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The Lady Vanishes(1938)
Traveling through Europe by train, beautiful English tourist Iris Henderson meets a charming elderly governess, who then seems to vanish into thin air. When other passengers deny ever seeing the old woman, the frightened Iris turns investigator and finds herself drawn into a complex web of mystery, espionage, and high adventure.
For more about The Lady Vanishes and the The Lady Vanishes Blu-ray release, see the The Lady Vanishes Blu-ray Review published by Dr. Svet Atanasov on December 1, 2011 where this Blu-ray release scored 4.5 out of 5.
Starring: Margaret Lockwood, Michael Redgrave, Paul Lukas, Dame May Whitty, Naunton Wayne, Basil Radford
Director: Alfred Hitchcock
» See full cast & crew
The Lady Vanishes Blu-ray Review
Reviewed by Dr. Svet Atanasov, December 1, 2011
Winner of Best Director Award at the New York Film Critics Circle Awards, Alfred Hitchcock's The Lady Vanishes (1938) arrives on Blu-ray courtesy of Criterion. The supplemental features on the disc include John Baxter's feature film "Crook's Tour" (1941); video essay by film scholar Leonard Leff; collection of behind the scenes stills, lobby cards, and posters; and a short excerpt from Francois Truffaut's notorious interview with the British director. The disc also arrives with an illustrated booklet featuring essays by critic Geoffrey O'Brien and Hitchcock scholar Charles Barr. In English, with optional English SDH subtitles for the main feature.
Alfred Hitchcock's The Lady Vanishes opens up in a small hotel somewhere in the fictional European country of Mandrika, where a group of colorful international characters are quickly introduced while trying to check into an overcrowded hotel. A day later, they all head to a nearby station to board a long-distance train. There, one of them, Iris (Margaret Lockwood, Give Us The Moon, Cast a Dark Shadow), a beautiful young woman heading back home to England to get married, receives a knock on the head with a flowerpot. Her new friend, Miss Froy (Dame May Whitty, Night Must Fall, Mrs. Miniver), a bubbly lady who is also going home after many years of living in Mandrika, offers to look after her.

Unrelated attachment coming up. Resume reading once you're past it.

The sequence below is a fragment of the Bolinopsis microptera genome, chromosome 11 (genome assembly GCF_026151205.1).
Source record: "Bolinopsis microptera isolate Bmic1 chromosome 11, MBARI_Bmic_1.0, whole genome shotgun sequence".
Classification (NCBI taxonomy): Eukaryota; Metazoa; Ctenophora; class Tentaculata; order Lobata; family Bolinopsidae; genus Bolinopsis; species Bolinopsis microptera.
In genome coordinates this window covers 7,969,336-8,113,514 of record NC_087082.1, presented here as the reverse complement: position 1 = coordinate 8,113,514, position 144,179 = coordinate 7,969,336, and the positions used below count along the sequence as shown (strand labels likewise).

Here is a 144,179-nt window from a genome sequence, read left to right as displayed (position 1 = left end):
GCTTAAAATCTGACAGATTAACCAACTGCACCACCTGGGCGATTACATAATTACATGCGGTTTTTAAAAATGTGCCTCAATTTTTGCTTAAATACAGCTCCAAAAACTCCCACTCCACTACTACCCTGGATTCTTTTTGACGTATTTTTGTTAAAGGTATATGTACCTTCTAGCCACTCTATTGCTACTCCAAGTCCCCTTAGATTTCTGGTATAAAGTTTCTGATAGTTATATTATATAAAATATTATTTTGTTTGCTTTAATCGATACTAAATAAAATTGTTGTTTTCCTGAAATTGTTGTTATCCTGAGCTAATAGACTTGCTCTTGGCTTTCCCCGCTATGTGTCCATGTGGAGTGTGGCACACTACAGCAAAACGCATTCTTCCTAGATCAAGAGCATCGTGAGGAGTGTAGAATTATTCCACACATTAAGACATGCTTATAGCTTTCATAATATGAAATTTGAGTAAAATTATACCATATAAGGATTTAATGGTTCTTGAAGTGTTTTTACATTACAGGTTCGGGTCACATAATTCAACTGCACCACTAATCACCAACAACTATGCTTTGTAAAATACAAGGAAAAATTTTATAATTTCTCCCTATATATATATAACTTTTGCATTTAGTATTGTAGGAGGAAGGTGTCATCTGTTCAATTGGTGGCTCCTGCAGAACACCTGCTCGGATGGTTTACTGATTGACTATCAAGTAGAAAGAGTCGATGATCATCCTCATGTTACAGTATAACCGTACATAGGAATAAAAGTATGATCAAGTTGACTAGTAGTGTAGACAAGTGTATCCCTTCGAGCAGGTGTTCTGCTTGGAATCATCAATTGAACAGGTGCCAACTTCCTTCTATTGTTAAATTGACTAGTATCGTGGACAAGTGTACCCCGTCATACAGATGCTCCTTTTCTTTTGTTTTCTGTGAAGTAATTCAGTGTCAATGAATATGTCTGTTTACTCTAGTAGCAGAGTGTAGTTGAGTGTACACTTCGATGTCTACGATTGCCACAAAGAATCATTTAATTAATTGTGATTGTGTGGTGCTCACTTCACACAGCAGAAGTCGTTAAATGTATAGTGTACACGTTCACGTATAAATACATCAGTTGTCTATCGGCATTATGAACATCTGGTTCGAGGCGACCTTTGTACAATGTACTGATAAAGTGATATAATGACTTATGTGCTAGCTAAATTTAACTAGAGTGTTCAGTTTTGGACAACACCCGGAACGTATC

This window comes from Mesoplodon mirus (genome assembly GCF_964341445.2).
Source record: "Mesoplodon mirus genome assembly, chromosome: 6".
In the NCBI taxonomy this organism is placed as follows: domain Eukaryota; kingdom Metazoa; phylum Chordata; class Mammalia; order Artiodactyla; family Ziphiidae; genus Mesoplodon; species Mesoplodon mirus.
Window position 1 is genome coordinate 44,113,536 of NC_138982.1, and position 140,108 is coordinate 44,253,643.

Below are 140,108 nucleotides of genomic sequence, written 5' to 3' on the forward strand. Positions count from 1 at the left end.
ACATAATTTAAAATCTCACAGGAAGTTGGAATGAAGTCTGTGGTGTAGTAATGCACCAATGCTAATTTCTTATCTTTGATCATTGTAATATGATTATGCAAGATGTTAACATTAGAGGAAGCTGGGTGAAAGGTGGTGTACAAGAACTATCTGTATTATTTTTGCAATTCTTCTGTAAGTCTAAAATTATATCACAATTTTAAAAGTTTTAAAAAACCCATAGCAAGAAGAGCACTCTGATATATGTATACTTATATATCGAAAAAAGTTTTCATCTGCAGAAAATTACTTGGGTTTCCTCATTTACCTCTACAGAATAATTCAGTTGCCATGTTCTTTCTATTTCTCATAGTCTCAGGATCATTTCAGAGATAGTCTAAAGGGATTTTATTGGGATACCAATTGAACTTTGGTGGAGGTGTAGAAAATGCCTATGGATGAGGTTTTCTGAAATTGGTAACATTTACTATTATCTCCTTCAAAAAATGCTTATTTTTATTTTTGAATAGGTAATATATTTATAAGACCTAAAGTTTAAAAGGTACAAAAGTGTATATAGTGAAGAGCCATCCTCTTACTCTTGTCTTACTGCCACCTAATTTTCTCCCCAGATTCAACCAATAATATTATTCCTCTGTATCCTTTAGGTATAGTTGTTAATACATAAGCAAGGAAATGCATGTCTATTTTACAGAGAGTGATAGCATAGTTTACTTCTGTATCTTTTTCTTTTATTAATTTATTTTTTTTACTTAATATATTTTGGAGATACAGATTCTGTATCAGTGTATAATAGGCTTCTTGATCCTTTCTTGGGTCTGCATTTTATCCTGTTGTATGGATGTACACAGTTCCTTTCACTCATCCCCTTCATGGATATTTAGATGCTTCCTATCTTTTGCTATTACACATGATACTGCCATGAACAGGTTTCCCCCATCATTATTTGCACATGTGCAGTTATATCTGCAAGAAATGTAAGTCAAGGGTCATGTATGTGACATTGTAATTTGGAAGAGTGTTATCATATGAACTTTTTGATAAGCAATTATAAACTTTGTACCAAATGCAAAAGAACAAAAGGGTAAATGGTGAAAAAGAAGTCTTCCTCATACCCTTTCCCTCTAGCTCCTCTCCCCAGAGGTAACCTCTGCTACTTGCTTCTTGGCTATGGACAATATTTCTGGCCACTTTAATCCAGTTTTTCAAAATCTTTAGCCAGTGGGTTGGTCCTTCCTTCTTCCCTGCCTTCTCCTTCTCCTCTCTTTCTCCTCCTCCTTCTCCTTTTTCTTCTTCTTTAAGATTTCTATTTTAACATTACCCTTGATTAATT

On the train the two women have tea. Then, still feeling dizzy from the knock, Iris takes a nap. When she eventually wakes up, she discovers that Miss Froy has vanished. She attempts to find her, but the more questions she asks, the more confused she becomes, because neither the passengers nor the staff would acknowledge that a woman matching Miss Froy's description was ever on the train.
Enormously frustrated, Iris begins looking for clues that could explain Miss Froy's strange disappearance. The only person willing to assist her is Gilbert (Michael Redgrave, The Browning Version, The Dam Busters), a young and handsome ethnomusicologist, who has earlier managed to upset her while improvising on his clarinet.
A stuffy neurosurgeon from Prague (Paul Lukas, Watch on the Rhine, 20000 Leagues Under the Sea) eventually suggests that the type of confusion Iris is experiencing is not uncommon, because a knock on the head with a flowerpot is a very serious matter and she might be hallucinating. A pretentious German Baroness (Mary Clare, John Huston's Moulin Rouge), an Italian magician (Philip Leaver, Vampire Over London) and his wife (Zelma Vas Dias, The Golden Door) immediately agree with him, while the only true cricket fans on the train, Caldicott (Naunton Wayne, The Titfield Thunderbolt) and Charters (Basil Radford, Whisky Galore!), become seriously annoyed with the unnecessary drama.
Based on a novel by Ethel White, The Lady Vanishes was one of the last films Hitchcock made in Britain (after Jamaica Inn, the director went to work in Hollywood under contract for American film producer David O. Selznick). The script for it was written by Frank Launder and Sidney Gilliat, who also wrote the script for Carol Reed's similarly themed - and regarded by some to be a loose sequel to The Lady Vanishes - Night Train to Munich.
The key to the film's success is its setting – a moving train with a motley crew of characters. Within the confines of the train Hitchcock creates a terrific suspenseful atmosphere and at the same time allows the romantic relationship between Iris and Gilbert to blossom. There are plenty of excellent comedic overtones as well, which the majority of the director's American films lack.